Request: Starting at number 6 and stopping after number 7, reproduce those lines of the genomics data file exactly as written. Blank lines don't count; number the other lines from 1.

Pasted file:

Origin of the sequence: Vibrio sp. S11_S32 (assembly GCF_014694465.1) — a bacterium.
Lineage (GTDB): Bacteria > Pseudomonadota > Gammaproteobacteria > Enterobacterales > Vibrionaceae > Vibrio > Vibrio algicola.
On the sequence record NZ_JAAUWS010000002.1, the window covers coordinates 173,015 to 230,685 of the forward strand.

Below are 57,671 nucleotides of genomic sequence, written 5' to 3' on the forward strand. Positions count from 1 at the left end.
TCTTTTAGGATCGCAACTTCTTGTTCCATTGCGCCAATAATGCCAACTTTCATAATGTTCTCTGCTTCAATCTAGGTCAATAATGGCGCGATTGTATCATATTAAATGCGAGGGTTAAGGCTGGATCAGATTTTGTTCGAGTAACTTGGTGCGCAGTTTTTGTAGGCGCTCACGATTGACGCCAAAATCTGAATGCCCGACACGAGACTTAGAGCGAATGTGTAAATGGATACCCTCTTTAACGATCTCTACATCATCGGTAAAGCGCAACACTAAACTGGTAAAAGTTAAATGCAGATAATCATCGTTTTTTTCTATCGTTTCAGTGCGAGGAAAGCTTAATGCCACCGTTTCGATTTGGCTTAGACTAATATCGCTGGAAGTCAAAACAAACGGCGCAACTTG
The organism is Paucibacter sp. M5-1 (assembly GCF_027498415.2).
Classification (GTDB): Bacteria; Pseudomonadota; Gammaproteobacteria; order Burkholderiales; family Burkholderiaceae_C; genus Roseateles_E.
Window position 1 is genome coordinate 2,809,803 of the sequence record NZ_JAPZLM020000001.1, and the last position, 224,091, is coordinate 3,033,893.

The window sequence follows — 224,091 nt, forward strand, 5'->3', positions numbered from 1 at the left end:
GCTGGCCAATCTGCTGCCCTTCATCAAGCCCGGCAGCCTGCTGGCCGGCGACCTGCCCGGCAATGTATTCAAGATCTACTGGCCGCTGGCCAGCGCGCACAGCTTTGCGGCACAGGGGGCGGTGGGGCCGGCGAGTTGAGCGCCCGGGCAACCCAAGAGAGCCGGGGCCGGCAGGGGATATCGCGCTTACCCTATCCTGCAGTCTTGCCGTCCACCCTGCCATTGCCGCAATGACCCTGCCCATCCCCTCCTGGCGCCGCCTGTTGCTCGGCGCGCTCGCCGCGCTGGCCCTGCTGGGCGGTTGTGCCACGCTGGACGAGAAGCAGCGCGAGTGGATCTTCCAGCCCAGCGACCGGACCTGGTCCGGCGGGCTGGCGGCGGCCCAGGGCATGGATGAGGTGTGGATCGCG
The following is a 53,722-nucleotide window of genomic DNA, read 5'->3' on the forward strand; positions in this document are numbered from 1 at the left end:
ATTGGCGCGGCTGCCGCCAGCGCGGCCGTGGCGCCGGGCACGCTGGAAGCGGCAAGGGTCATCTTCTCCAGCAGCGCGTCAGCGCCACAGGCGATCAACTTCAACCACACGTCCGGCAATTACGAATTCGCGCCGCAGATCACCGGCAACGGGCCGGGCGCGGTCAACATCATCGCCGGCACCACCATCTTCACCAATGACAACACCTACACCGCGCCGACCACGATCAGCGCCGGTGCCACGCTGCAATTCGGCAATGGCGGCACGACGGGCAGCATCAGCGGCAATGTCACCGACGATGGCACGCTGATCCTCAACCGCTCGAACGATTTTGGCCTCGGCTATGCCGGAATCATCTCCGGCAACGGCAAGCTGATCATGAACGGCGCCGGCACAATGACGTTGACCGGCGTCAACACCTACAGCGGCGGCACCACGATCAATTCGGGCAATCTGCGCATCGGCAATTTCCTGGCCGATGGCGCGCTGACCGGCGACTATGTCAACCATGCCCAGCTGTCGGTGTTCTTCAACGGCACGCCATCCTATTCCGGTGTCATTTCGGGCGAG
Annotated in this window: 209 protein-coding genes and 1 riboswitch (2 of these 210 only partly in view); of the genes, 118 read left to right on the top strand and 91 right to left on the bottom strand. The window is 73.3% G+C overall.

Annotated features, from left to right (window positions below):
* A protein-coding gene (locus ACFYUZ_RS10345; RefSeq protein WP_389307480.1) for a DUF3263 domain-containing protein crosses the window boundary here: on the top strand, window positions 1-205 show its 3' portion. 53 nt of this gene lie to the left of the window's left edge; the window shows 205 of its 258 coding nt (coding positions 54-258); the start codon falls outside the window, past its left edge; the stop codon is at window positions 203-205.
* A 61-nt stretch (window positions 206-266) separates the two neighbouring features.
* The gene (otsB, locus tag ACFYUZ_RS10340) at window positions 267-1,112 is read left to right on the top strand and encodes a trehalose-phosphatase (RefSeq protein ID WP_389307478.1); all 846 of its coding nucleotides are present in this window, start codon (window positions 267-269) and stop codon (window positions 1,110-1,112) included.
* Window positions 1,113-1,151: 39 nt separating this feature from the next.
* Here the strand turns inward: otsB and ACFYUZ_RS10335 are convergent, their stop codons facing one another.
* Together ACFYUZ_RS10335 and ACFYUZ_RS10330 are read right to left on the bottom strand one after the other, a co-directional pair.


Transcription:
The organism is Paucibacter sp. M5-1 (assembly GCF_027498415.2).
Classification (GTDB): Bacteria; Pseudomonadota; Gammaproteobacteria; order Burkholderiales; family Burkholderiaceae_C; genus Roseateles_E.